Since CIBC was paying a very low interest rate on the money in that type of account, CIBC will effectively be robbing themselves of using that money for free. Multiply that effect by a few thousand customers and that could be significantly more than the cost of mailing out a few statements.

In conclusion, I think CIBC didn’t really look at all the costs and benefits of these paper statements. Cancelling the paper statements could result in increased call centre volume, increased call centre hold times, losing customers and accounts, and losing access to money at well below overnight posted borrowing rates. It will all depend on how much customers are willing to push back at the banks that are charging their customers money to hold their own money. (Some of us are old enough to remember when banks paid you money to hold your money. And sometimes even gave out toasters with new accounts!)



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8 thoughts on “Why Charging for Mailing Paper Bank Statements May Cost the Banks the Big Bucks

  1. Hi there,

    We’ve been CIBC customers for 9 years, and this last $2 fee plus an increase of $1 for the unlimited checking account has done it for us. When I saw that the monthly charge had gone up by $3 this month I called them up, they explained as to your relative the $2 paper statements, I cancelled them, then I was warned about having the obligation to check the online statements and contact them within 60 days otherwise it was essentially my problem if there was an error. Then the fact the they are increasing the monthly charge by $1 for services I would not use was irrelevant, it was mandatory and would not back down. In all this I told them that no warning had been given, they claimed they sent flyers, I told them I always check the mail, nothing to the effect of fees raising came to my home. No solution was offered. Since in spite of continuos profit records they have, more fees for using our money, so we’re currently shopping around and intend to say bye to them as soon as everything is transferred. Those $3 have cost them a client.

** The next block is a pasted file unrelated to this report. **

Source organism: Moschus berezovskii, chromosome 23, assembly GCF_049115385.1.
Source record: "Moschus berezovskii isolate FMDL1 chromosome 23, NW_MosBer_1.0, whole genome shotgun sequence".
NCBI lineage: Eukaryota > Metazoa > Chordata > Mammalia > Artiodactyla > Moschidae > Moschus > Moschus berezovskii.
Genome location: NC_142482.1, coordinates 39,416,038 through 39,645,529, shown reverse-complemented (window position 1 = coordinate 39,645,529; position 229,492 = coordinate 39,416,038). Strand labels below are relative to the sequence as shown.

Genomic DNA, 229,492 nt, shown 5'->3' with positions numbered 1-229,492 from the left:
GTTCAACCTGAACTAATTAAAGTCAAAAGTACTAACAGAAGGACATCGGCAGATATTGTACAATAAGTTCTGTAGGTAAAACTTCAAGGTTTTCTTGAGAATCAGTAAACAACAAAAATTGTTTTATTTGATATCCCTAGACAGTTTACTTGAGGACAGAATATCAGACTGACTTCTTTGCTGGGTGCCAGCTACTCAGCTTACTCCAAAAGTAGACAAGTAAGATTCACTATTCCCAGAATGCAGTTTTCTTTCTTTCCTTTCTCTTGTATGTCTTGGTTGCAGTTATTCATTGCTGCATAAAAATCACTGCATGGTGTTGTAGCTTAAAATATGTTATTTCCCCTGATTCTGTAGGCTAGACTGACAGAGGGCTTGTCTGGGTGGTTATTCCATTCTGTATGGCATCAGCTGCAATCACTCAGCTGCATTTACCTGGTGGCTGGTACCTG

• I understand exactly how you feel. We’ve recently opened chequing accounts with PC Financial (free cheques although they are a very plain design) and ING Direct (only the first 50 cheques are free). Neither of them sends paper statements, though, which means they wouldn’t suit my relative. Both of them have no fees for basic chequing functions like deposits, using a debit card, writing a cheque. PC Financial is the easiest to use if you like to withdraw money from a bank machine, as you can make free withdrawals from any CIBC machine. For ING Direct you have to check their website for the nearest free ABM–usually it’s one at a Credit Union.

      I do think this endless charging of a fee here and a fee there is going to lose the banks many customers.

    • Silly but they know they still have lots of clients. Seems like they tell you every way to stop fees but then they increase the fees you cannot get away from. When they had people on the payroll (tellers), fees were reasonable. Get rid of the personal touch (tellers) and charge you $20 a month to use a machine (debit or ATM). At least using tellers were free.

      • I remember when BMO first introduced ABMs they started charging to pay bills at the Teller but letting you pay them for free at the ABM. That was an approach that worked, at least for a while. Of course I’m old enough to remember paying bills with a cheque sent through the mail.

  2. Been with CIBC since 1980. All my loyalty appears to have done is cost me more money while they give me less and less perks. Recently, we wanted financing for a new home. I went to Scotiabank and received 0.5 percent better than CIBC’s BEST rate to me. Even after telling them, they would not come down. Shows me how loyal they are to me. Scotiabank is getting my loan business from now on.

  3. Something else to get on your nerves. If you go to the ATM at CIBC (not another brand ATM) and check your cheque account balance, your saving balance, your credit card balance, transfer cash, and withdraw cash, you will be charged for 5 transactions.
    It may be the same for other banks too but I do not know.
    I guess that makes the ATM computer hungry with all the energy it uses.